Picton is a very pretty town and a great start to anyones South Island visit. A few days based here puts you in easy touch with Blenheim and the eastern side of the Marlborough Sounds. First call of the morning was breakfast and we fondly remembered enjoying a great breakfast at The Cafe, just round the corner, looking out over the marina.

Our attention was drawn by activity in front of us on London Quay with traffic wardens redirecting traffic at the roundabout with High Street. Then we noticed a photographer with a long lens lurking on the other side. Something was obviously about to happen; then over the rise burst a group of 3 cyclists, then another 4. We heard later that it was the end of the current sector of Cycle for Life. We took a short walk around the block to The Secondhand Shop on the corner of Wellington and Waikawa streets. Most interesting with an eclectic collection of 'goodies' mostly with a nautical flavour and best of all, Tammy was welcomed enthusiastically.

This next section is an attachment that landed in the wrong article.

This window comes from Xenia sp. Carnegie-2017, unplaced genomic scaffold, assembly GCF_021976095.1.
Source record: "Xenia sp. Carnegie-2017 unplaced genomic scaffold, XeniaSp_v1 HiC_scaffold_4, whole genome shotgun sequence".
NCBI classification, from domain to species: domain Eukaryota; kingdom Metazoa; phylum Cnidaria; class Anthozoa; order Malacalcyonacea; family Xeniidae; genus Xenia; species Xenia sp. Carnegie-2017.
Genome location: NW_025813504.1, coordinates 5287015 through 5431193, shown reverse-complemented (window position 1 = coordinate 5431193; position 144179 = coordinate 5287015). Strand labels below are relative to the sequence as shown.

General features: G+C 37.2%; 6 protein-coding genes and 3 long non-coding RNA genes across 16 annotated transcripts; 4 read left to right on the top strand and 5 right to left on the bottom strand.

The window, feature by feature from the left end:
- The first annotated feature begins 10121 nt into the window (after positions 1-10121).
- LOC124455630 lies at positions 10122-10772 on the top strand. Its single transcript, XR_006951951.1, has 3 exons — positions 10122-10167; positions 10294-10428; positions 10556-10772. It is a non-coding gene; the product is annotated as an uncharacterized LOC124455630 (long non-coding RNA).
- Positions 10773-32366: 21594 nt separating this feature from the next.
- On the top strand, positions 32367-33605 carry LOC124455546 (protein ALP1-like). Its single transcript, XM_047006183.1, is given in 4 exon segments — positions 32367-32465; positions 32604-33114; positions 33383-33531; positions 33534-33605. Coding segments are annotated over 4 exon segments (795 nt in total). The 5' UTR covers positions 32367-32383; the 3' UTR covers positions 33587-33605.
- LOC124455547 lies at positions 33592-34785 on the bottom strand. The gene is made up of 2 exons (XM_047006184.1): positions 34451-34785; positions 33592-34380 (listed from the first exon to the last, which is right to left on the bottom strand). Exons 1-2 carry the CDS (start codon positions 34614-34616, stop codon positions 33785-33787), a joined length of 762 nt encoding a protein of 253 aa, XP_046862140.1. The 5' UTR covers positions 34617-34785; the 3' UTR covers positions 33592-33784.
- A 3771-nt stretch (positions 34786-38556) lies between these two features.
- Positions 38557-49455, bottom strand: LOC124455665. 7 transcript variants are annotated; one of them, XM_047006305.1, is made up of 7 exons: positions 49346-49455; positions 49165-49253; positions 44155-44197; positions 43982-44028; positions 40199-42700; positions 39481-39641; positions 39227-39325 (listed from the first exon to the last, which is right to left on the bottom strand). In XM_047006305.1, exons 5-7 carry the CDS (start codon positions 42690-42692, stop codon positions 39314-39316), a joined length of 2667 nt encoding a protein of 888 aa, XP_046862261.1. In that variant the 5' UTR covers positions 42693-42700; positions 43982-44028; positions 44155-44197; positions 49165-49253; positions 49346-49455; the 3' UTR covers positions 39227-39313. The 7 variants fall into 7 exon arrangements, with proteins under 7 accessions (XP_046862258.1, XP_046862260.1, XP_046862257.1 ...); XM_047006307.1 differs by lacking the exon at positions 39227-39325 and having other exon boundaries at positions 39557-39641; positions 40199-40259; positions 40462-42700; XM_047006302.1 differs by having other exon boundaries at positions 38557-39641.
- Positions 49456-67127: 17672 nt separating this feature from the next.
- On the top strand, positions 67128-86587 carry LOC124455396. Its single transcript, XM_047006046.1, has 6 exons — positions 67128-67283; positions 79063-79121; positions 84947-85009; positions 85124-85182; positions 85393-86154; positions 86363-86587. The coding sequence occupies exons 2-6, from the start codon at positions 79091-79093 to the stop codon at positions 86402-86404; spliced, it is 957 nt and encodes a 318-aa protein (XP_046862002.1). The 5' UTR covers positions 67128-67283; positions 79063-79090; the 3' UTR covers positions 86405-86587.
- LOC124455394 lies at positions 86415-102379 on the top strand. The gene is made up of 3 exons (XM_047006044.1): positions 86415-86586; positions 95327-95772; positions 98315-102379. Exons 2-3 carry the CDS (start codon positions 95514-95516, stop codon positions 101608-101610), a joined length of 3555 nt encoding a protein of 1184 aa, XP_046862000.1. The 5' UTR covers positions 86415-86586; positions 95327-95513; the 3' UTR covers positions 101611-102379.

Today we planned to do the 1/2 hour drive south to Blenheim. We didn't want to visit Blenheim township  itself, knowing from earlier visits that this was a very dog unfriendly area with anti-dog signs on the footpath. We did however, want to go out to the east coast where the Wairau river meets the Pacific ocean and also Rarangi beach. Turning left at Tuamarina or Spring Creek it's a short drive to the beach, where from a vantage point above the northern end you can look straight down the vast sweep of the pebbly beach frontage to the snow capped Kaikoura Range in the southern distance. Quite a view as you can see from the picture in the library. There is a short walkway over the headland taking you to tiny Monkey bay. 20 minutes there and back and worth it. Slightly further south at the Wairau Bar there is the lovely historic and partially restored Pilot's House. Built in the 1860s it was the home for many years for the Pilot who guided vessels crossing to and fro from Cloudy Bay. One of the best preserved buildings of its type in the Marlborough district.